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Anthony, Howell
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Stephen, Duffy
cd441f8d-6891-487c-975c-1f8adde9d791
Lucassen, Anneke
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Eccles, Diana
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Crawford, Gillian
c49ec103-2936-4897-8f25-96abe25b3a9f

Gareth, Evans D., Nisha, Kesavan, Yit, Lim, Soujanye, Gadde, Emma, Hurley, Massat, Nathalie J., Maxwell, Anthony J., Sarah, Ingham, Rosalind, Eeles, Leach, Martin O., Anthony, Howell, Stephen, Duffy, Lucassen, Anneke, Eccles, Diana and Crawford, Gillian (2014) MRI breast screening in high-risk women: cancer detection and survival analysis. Breast Cancer Research and Treatment, 145 (3), 663-672. (doi:10.1007/s10549-014-2931-9). (PMID:24687378)

Record type: Article

Abstract

Women with a genetic predisposition to breast cancer tend to develop the disease at a younger age with denser breasts making mammography screening less effective. The introduction of magnetic resonance imaging (MRI) for familial breast cancer screening programs in recent years was intended to improve outcomes in these women. We aimed to assess whether introduction of MRI surveillance improves 5- and 10-year survival of high-risk women and determine the accuracy of MRI breast cancer detection compared with mammography-only or no enhanced surveillance and compare size and pathology of cancers detected in women screened with MRI + mammography and mammography only. We used data from two prospective studies where asymptomatic women with a very high breast cancer risk were screened by either mammography alone or with MRI also compared with BRCA1/2 carriers with no intensive surveillance. 63 cancers were detected in women receiving MRI + mammography and 76 in women receiving mammography only. Sensitivity of MRI + mammography was 93 % with 63 % specificity. Fewer cancers detected on MRI were lymph node positive compared to mammography/no additional screening. There were no differences in 10-year survival between the MRI + mammography and mammography-only groups, but survival was significantly higher in the MRI-screened group (95.3 %) compared to no intensive screening (73.7 %; p = 0.002). There were no deaths among the 21 BRCA2 carriers receiving MRI. There appears to be benefit from screening with MRI, particularly in BRCA2 carriers. Extended follow-up of larger numbers of high-risk women is required to assess long-term survival.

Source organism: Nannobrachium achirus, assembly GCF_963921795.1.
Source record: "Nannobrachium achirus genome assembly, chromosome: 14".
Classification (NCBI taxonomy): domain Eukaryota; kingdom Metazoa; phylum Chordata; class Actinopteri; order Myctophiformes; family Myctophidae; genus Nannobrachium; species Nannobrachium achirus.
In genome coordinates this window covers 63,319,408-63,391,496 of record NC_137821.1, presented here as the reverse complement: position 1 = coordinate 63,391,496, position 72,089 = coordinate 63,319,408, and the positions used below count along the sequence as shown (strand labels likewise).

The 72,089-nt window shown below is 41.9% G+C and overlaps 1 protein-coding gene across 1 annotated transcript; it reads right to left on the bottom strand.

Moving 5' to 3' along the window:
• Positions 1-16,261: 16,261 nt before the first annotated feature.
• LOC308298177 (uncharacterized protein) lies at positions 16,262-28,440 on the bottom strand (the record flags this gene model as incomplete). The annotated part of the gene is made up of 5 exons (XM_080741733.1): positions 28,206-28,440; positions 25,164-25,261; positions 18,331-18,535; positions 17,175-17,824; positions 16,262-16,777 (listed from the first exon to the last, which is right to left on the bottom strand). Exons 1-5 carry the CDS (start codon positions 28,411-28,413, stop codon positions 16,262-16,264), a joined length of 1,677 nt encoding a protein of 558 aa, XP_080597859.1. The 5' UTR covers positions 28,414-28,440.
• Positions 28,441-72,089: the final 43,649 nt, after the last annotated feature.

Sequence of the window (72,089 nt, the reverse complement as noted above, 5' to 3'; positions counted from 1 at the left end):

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More information

Accepted/In Press date: 18 March 2014
e-pub ahead of print date: 1 April 2014
Published date: 2014
Keywords: MRI, breast cancer, BRCA1, BRCA2, survival
Organisations: Faculty of Medicine

Identifiers

Local EPrints ID: 373472
URI: http://eprints.soton.ac.uk/id/eprint/373472
ISSN: 0167-6806
PURE UUID: 827424fd-1649-4fd6-b322-585d5d7cee20
ORCID for Anneke Lucassen: ORCID iD orcid.org/0000-0003-3324-4338
ORCID for Diana Eccles: ORCID iD orcid.org/0000-0002-9935-3169

Catalogue record

Date deposited: 20 Jan 2015 15:13
Last modified: 19 Feb 2021 02:33

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Contributors

Author: Evans D. Gareth
Author: Kesavan Nisha
Author: Lim Yit
Author: Gadde Soujanye
Author: Hurley Emma
Author: Nathalie J. Massat
Author: Anthony J. Maxwell
Author: Ingham Sarah
Author: Eeles Rosalind
Author: Martin O. Leach
Author: Howell Anthony
Author: Duffy Stephen
Author: Anneke Lucassen ORCID iD
Author: Diana Eccles ORCID iD